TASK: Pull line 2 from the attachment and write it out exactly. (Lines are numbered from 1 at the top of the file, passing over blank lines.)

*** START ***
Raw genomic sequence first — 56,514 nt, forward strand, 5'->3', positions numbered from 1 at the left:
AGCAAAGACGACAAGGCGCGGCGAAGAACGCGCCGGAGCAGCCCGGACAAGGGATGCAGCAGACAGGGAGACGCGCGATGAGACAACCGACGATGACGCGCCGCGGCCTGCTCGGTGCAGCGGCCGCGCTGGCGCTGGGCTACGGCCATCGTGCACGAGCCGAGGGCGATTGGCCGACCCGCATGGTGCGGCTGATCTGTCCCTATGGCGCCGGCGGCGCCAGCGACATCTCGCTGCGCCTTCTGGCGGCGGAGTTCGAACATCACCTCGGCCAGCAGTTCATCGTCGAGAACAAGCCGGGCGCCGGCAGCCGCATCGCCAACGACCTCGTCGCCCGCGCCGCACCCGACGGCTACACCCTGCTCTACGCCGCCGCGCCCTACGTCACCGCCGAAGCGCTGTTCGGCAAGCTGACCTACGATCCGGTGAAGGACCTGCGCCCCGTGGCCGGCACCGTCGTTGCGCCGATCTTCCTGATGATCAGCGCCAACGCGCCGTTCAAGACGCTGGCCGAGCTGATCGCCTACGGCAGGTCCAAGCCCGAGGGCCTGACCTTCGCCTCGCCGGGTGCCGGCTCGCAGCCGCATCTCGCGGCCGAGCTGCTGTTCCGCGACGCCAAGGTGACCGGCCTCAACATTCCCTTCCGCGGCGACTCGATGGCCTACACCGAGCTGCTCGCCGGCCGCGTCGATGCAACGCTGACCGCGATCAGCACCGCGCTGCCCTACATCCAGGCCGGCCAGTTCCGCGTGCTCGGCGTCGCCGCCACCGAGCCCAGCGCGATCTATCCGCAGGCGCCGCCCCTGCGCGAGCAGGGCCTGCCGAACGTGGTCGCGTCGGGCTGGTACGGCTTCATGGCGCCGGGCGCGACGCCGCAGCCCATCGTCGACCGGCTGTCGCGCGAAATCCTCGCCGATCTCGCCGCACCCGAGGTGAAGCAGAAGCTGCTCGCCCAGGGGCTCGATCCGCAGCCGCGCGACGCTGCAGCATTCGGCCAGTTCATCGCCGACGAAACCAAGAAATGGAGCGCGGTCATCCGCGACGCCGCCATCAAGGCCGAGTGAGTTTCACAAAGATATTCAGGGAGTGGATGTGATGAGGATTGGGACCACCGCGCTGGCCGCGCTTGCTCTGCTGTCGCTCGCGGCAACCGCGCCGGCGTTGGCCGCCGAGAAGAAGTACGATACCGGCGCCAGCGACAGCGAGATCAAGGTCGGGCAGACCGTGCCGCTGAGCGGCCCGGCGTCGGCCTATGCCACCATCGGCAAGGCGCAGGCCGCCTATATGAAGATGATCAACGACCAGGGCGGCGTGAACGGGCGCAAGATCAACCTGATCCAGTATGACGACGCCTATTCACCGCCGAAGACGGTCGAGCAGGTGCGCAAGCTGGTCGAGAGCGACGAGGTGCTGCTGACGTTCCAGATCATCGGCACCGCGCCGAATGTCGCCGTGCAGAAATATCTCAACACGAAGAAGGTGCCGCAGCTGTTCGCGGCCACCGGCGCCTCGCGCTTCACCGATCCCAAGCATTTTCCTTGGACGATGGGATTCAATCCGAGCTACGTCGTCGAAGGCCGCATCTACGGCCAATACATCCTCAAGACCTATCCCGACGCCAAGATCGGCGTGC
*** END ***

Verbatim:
AGCAAAGACGACAAGGCGCGGCGAAGAACGCGCCGGAGCAGCCCGGACAAGGGATGCAGCAGACAGGGAGACGCGCGATGAGACAACCGACGATGACGCGCCGCGGCCTGCTCGGTGCAGCGGCCGCGCTGGCGCTGGGCTACGGCCATCGTGCACGAGCCGAGGGCGATTGGCCGACCCGCATGGTGCGGCTGATCTGTCCCTATGGCGCCGGCGGCGCCAGCGACATCTCGCTGCGCCTTCTGGCGGCGGAGTTCGAACATCACCTCGGCCAGCAGTTCATCGTCGAGAACAAGCCGGGCGCCGGCAGCCGCATCGCCAACGACCTCGTCGCCCGCGCCGCACCCGACGGCTACACCCTGCTCTACGCCGCCGCGCCCTACGTCACCGCCGAAGCGCTGTTCGGCAAGCTGACCTACGATCCGGTGAAGGACCTGCGCCCCGTGGCCGGCACCGTCGTTGCGCCGATCTTCCTGATGATCAGCGCCAACGCGCCGTTCAAGACGCTGGCCGAGCTGATCGCCTACGGCAGGTCCAAGCCCGAGGGCCTGACCTTCGCCTCGCCGGGTGCCGGCTCGCAGCCGCATCTCGCGGCCGAGCTGCTGTTCCGCGACGCCAAGGTGACCGGCCTCAACATTCCCTTCCGCGGCGACTCGATGGCCTACACCGAGCTGCTCGCCGGCCGCGTCGATGCAACGCTGACCGCGATCAGCACCGCGCTGCCCTACATCCAGGCCGGCCAGTTCCGCGTGCTCGGCGTCGCCGCCACCGAGCCCAGCGCGATCTATCCGCAGGCGCCGCCCCTGCGCGAGCAGGGCCTGCCGAACGTGGTCGCGTCGGGCTGGTACGGCTTCATGGCGCCGGGCGCGACGCCGCAGCCCATCGTCGACCGGCTGTCGCGCGAAATCCTCGCCGATCTCGCCGCACCCGAGGTGAAGCAGAAGCTGCTCGCCCAGGGGCTCGATCCGCAGCCGCGCGACGCTGCAGCATTCGGCCAGTTCATCGCCGACGAAACCAAGAAATGGAGCGCGGTCATCCGCGACGCCGCCATCAAGGCCGAGTGAGTTTCACAAAGATATTCAGGGAGTGGATGTGATGAGGATTGGGACCACCGCGCTGGCCGCGCTTGCTCTGCTGTCGCTCGCGGCAACCGCGCCGGCGTTGGCCGCCGAGAAGAAGTACGATACCGGCGCCAGCGACAGCGAGATCAAGGTCGGGCAGACCGTGCCGCTGAGCGGCCCGGCGTCGGCCTATGCCACCATCGGCAAGGCGCAGGCCGCCTATATGAAGATGATCAACGACCAGGGCGGCGTGAACGGGCGCAAGATCAACCTGATCCAGTATGACGACGCCTATTCACCGCCGAAGACGGTCGAGCAGGTGCGCAAGCTGGTCGAGAGCGACGAGGTGCTGCTGACGTTCCAGATCATCGGCACCGCGCCGAATGTCGCCGTGCAGAAATATCTCAACACGAAGAAGGTGCCGCAGCTGTTCGCGGCCACCGGCGCCTCGCGCTTCACCGATCCCAAGCATTTTCCTTGGACGATGGGATTCAATCCGAGCTACGTCGTCGAAGGCCGCATCTACGGCCAATACATCCTCAAGACCTATCCCGACGCCAAGATCGGCGTGC